This week I’m visiting a K-6 staff to share my thoughts about the top 5 things teachers might like to try to enhance the technology they use in their classroom. I didn’t want this to be a walk-through of how-to-use a sampling of ‘tools’ so I’m trying to go with in the ‘big picture’ in mind.
The 5 things that I’ve chosen are enhanced by digital tools but relate more to 21st century pedagogy. I’d like to recommend that people check out the TPACK model that reminds us that effective technology integration happens when Content, Pedagogy and Technology come together. It’s not a new phenomenon that student learning improves in rich environments where a teacher is an expert in content, pedagogy and the tools they have available, but teachers need to be careful not to be wowed by new digital tools and neglect pedagogy and content. You can learn more about TPACK from Punya Mishra or from Sheryl Nussbaum Beach’s PLP group. (@snbeach)
1. Connect your classroom somewhere else in the world
This is not something new! Many of us who have been teaching for a long time have always used the community and the world outside of the classroom as an authentic audience for our students. Now, with the help of technology, we can provide that experience in a richer, easier, more immediate way. I urge you to use the communication tools you have available in order to push the limits and break down (or at least chip away at) the walls of your classroom this year! This kind of focus can happen with very little technology in your classroom – even one computer and a projector can inspire your students to learn from others and to share what they know with the world. Hopefully, this connection is set within a framework of inquiry-based learning within your classroom to make it even more meaningful.
A good way to start is to find another class interested in exchanging with yours around some topics that fit your curriculum:
International Education and Resource Network – iearn.org
2. Use non-linguistic representations
Robert Marzano (and others) are sharing research that supports using non-linguistic representations in developing content and student activities and assignments, something that continues to lag behind the dominant, linguistic (hearing or reading) mode in our schools.
Non-linguistic elements are mental images or physical sensations. Non-linguistic representations can be pictures, models, kinesthetic activities, graphic organizers, graphs, videos, drama performance, etc.
In fact, the more we can allow students to demonstrate their learning using BOTH linguistic and non-linguistic representations, the more engaged they become in constructing their own knowledge.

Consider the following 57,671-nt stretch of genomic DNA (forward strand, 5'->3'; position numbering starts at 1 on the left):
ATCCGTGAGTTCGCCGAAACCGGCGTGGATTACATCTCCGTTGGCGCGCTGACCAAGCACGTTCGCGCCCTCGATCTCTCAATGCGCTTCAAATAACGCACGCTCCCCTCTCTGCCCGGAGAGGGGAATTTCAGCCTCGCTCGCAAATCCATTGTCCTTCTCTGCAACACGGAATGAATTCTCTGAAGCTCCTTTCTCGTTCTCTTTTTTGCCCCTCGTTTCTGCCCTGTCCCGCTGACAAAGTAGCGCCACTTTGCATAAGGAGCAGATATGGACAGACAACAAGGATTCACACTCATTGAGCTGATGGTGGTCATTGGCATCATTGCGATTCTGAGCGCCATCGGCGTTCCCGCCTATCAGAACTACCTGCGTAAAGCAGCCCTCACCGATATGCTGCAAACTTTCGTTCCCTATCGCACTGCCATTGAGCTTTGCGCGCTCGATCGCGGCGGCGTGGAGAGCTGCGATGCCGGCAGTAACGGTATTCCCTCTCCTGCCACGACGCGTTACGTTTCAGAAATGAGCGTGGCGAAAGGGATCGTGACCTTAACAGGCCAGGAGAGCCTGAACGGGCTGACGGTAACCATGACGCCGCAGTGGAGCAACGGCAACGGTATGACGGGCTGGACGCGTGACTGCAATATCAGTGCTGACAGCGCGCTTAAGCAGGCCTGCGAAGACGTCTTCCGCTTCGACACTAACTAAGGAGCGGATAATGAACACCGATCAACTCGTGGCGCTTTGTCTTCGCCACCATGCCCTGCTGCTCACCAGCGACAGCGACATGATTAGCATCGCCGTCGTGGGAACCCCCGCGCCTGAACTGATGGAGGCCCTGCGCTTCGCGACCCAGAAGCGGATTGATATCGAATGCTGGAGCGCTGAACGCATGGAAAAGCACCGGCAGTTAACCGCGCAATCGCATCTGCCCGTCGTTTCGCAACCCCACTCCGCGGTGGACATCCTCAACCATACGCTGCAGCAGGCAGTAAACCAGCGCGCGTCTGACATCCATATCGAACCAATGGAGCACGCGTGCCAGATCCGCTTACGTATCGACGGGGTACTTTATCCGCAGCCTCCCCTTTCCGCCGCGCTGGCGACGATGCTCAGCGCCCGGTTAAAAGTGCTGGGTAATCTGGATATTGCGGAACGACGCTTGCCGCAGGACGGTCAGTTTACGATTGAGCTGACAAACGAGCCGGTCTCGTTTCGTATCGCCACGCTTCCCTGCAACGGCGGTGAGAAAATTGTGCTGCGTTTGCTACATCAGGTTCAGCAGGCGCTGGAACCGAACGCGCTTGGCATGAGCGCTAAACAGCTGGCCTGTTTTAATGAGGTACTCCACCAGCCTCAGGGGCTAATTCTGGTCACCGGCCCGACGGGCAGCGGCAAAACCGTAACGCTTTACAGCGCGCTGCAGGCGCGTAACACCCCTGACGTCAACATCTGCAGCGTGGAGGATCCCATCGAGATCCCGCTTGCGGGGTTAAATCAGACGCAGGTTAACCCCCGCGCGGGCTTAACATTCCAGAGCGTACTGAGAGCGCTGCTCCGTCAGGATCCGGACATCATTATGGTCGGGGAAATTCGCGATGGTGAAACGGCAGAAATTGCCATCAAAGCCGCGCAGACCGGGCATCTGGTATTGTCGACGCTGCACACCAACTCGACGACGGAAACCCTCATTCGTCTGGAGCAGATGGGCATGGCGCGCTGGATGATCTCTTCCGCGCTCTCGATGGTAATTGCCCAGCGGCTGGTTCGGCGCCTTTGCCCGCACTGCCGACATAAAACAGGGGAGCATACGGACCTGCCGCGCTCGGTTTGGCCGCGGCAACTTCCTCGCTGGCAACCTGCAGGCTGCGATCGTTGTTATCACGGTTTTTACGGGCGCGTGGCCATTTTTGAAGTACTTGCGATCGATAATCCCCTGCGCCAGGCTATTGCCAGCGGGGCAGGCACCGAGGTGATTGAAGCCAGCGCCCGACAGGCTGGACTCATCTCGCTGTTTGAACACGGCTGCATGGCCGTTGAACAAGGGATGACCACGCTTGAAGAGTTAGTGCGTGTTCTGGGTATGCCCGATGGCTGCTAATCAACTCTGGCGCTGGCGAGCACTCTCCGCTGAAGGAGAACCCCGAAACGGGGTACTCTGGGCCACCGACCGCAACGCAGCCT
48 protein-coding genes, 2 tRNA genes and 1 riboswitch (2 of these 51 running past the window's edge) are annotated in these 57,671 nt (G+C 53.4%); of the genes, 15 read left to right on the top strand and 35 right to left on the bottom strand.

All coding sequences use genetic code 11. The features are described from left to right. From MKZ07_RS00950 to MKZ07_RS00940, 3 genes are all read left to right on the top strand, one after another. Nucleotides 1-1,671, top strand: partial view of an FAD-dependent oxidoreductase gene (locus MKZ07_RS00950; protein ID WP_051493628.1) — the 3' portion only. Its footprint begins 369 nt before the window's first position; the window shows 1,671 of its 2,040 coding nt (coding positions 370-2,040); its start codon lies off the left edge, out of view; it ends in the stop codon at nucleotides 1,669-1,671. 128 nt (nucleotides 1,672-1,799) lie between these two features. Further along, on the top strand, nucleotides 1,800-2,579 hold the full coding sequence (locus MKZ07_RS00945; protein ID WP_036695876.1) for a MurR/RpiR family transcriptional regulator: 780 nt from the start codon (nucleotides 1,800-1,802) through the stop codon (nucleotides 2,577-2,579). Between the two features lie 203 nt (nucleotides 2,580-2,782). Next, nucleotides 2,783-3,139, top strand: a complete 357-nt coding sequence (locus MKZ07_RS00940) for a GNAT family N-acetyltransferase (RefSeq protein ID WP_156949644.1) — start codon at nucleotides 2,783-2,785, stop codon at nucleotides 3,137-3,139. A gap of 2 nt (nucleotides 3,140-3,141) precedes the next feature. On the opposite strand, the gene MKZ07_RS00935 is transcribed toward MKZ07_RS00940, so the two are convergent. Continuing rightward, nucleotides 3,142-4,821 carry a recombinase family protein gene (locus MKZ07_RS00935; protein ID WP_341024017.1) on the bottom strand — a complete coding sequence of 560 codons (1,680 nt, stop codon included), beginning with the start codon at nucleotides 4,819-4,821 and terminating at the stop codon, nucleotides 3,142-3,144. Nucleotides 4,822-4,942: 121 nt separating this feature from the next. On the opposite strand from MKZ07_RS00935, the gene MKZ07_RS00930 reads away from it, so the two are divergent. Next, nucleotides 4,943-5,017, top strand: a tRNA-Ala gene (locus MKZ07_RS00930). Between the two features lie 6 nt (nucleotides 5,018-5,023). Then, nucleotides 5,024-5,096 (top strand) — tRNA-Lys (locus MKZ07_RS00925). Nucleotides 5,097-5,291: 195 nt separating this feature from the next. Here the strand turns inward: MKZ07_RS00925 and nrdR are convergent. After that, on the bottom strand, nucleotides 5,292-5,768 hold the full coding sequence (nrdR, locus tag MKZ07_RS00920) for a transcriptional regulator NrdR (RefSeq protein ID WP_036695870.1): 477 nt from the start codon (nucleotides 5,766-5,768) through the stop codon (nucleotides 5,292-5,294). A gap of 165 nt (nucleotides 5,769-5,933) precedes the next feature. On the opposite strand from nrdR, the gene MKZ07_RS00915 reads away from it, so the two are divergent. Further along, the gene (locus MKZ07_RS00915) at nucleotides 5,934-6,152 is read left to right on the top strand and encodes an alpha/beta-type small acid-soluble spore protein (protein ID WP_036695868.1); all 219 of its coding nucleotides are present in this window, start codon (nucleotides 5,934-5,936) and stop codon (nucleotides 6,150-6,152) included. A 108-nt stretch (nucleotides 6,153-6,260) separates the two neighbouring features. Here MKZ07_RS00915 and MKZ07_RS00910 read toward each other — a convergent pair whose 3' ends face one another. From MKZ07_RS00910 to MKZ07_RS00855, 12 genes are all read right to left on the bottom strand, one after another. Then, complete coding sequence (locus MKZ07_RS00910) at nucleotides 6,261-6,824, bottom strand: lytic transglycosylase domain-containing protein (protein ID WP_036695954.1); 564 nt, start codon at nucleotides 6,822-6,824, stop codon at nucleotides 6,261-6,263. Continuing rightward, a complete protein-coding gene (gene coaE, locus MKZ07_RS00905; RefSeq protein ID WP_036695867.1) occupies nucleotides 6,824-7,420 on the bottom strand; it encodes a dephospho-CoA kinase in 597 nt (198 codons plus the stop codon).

Technology can be a big help in this area:
- using digital images and multimedia sources for more powerful and differentiated content in our classrooms
- concept/mind-mapping software such as Inspiration or Smart Ideas
- multimedia tools for creating demonstrations of student learning (VoiceThread, MovieMaker, Frames4, PhotoStory3)
- filming student productions with digital tools
- integrating art, dance, drama and music in how we teach and learn with the use of digital recording devices
- using digital cameras to capture artefacts such as models, experiments, simulations
- data visualization tools
3. Try some comic-based software so that students can represent their knowledge and understanding in an alternate way
In Ontario, thanks to OSAPAC, every school has the opportunity to differentiate process and product by using Comic Life and Bitstrips For Schools to bring an assignment into the digital world. You might be surprised at how keen students are to do a little homework once you introduce Bitstrips, an online tool. It’s also a great place to try your hand at a social network within your classroom, teaching digital citizenship as students post and comment on each other’s comics. You’ll get a chance to moderate (or monitor) the comments that students are making, helping them to learn about giving and receiving positive feedback in a digital world. Give it a try!
4. Get students talking with each other
Technology tools can democratize your classroom and allow you to really engage students in that community of learning that you are trying so hard to create. They can offer the teacher an option to talk less, encouraging students to take the lead amongst themselves and with a wider audience. When we do this, we empower students to take charge of their own learning and become truly engaged, and we truly hear their voices and interests. There are many Web 2.0 tech tools that can make this happen (skype, google docs, typewith.me, tinychat, today’s meet, voicethread, blogs, wikis, twitter) some that can be simple, instant, easy to implement and maintain, others that can be more complex depending on your expertise and comfort level.
5. Learn something new along with your students
Take a lesson from the Google Corporation this year. Google encourages their employees to spend 80% of their time on core projects, and roughly 20% on “innovation” activities that speak to their personal interests and passions. These activities may end up benefiting the company, but more importantly they keep employees challenged and engaged in ways that aid retention and keep staff learning and growing. Try to find something in the classroom that interests you and model that excitement for learning something new with your students. Not only will learning something new help your teaching practice, but modeling how an expert learner plans, monitors and demonstrates their own learning is a wonderful example for your students. Go for it!